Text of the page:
There are many different genetic enhancements that are available to your soldiers. You could enhance their brains to avoid becoming mind controlled or enhance their legs for extreme jumping. More importantly, you can give your soldiers a second heart which protects them from getting instantly killed.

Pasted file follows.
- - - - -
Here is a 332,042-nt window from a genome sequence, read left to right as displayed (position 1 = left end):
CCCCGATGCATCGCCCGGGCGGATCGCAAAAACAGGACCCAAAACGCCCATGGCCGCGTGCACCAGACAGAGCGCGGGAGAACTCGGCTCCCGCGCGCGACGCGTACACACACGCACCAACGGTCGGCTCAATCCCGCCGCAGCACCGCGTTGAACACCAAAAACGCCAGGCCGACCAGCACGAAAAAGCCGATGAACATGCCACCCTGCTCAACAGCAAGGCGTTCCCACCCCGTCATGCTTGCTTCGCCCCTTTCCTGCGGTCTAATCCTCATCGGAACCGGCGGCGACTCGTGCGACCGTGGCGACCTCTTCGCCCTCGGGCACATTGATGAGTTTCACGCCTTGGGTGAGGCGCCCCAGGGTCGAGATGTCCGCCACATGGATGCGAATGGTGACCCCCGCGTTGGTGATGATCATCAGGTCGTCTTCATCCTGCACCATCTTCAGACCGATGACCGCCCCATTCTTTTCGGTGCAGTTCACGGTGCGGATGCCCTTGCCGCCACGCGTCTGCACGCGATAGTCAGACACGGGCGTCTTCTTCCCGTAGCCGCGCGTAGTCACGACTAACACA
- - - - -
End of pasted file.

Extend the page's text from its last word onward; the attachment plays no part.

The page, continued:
Colonel Ferro “Hex” Maljinn, named after the wonderful character from the First Law trilogy, was an amazing soldier. She was by far my strongest with the most missions and kills, not to mention my only sniper. She was outfitted with enhanced eyes that gave her higher aim and crit chance whenever she went into higher ground, the ability to jump higher than the average human and, most important to our story, a second heart. This second heart gave me the courage to move Ferro closer to the action to help take out the remaining Exalt forces. I knew I had another chance to stabilize her if she went down and she was an extra soldier in this mission so her pistol wasn’t incredible necessary. I had already hacked the relay stations so I was just cleaning up the final Exalt forces. This was a poor choice.